In trite, cliched movies and sitcoms of the '70s, '80s and '90s, boisterous children are often gifted with drum sets by vengeful family members or ex-spouses. This, we learn, is really a punishment for the child's parents, who will now have to listen to a burgeoning Keith Moon awkwardly learn about rhythm, thus missing out on next several hundred sleep cycles.But assholes who wanted to screw up their friends and colleagues' lives didn't really have to plunk down the cost of an entire musical instrument – there were an abundance of relatively inexpensive, widely available toys and amusements for children of all ages in that era that would prove equally irritating. If your parents kept some of these around the house for you when you were young, call them and thank them. (NOTE: You should be doing this anyway.) If your parents kept more than 10 of these around, definitely call and thank them, then promise to move them into a better home. One where the orderlies don't steal their antique rings and give them more than 1 hour of outside time a week. They dealt with the most annoying kids toys of all time. They deserve the best. It's okay... they'll probably forget you even had this conversation soon enough...
Another list item, another loud, clanging mechanized board game. Pressman's "Let's Go Fishin'" takes all the outdoorsy, fresh-air fun of a real fishing trip, then removes all that family bonding and quality time and replaces it with magnets. Kids used little plastic fishing poles, armed with low-powered magnets at the tip, to try to pick up one of 21 mechanized fish that spun around in a circle and alternately opened or closed their magnet-filled mouths. So let's go down the checklist.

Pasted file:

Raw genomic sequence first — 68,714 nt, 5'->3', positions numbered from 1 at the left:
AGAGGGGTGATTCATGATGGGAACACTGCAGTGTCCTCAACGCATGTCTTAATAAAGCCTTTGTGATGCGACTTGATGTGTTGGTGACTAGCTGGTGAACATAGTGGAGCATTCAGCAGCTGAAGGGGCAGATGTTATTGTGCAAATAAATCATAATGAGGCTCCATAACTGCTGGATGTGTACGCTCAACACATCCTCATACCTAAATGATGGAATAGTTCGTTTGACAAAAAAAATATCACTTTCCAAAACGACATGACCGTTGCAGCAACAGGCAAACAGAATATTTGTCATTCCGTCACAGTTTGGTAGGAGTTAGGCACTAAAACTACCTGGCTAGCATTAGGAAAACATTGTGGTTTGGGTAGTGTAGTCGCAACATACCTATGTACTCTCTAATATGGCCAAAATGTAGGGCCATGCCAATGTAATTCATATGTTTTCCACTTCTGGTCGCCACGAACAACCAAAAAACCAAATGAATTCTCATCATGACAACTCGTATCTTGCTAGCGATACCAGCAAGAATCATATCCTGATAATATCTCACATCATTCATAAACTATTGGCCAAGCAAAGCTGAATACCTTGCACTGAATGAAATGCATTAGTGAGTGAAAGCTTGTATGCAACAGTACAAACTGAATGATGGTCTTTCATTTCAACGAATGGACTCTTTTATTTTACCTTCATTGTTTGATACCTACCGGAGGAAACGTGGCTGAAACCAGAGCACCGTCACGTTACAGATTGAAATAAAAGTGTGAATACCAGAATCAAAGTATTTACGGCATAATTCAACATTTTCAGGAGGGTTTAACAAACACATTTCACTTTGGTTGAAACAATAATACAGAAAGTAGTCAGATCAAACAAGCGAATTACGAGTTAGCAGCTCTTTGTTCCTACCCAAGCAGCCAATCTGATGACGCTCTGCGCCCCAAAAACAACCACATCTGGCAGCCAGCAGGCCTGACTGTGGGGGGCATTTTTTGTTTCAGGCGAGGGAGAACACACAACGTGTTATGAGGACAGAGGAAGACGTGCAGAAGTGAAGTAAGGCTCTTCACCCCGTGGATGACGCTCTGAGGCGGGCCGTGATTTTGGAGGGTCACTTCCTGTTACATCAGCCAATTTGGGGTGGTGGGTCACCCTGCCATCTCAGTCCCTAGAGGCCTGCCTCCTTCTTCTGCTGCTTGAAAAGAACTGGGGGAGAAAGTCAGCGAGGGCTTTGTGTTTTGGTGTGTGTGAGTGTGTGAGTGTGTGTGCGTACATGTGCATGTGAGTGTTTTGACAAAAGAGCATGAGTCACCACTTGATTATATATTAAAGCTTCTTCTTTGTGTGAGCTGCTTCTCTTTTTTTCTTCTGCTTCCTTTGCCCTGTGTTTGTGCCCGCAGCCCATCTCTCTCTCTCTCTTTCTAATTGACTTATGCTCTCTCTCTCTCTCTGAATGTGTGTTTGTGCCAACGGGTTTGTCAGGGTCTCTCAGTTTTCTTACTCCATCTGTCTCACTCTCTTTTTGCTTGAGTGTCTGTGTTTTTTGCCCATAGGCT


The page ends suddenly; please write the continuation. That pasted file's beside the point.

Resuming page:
This game was (1) loud, (2) frustrating, (3) filled with tiny parts and fish sure to get strewn about the playroom, the outdoors, and inside of inquisitive digestive tracts. And as an added bonus, kids could have fun exploring all the other magnets around the house and leaving their tiny fishing poles there, rendering the entire game useless.
Quite possibly the #1 parental complaint about water guns before 1990 was this: "Sure, my kids can get me and the things I'm standing immediately around WET, but they can't get us unpleasantly drenched." Super Soaker changed all that, using pressurized air to shoot more water, further and more accurately than any other water pistol on the market.
Great! The toy became so ubiquitous that the name "Super Soaker" came to apply to ANY of the now-prevalent "powerful water guns" on the market, and it's estimated that the brand has brought in over $1 billion in sales over the years. That's a lot of pressurized blasts of water to the face, ruined suede and, of course, memories...
Most of these toys are here because they're irritating, but Skip-It may have actually been kind of dangerous. (Happy children are annoying enough but after they've been involved in playground mishaps? *Shudder*) The toy consisted of a plastic hoop kids put around their ankle, with a little line and then a counter attached. The kid swings the device around one ankle and skips over it, with the counter adding up the total number of times it has been successfully skipped.
This, of course, led to a lot of innocent bystander kids being knocked around by a wild, unexpected Skip-It counter, but also inevitably led to kids knocking into themselves with the toy every time they missed a skip. I mean, it's obvious from the fact that you're counting successful skips that occasionally kids are going to screw up. (I mean...that's what kids do...)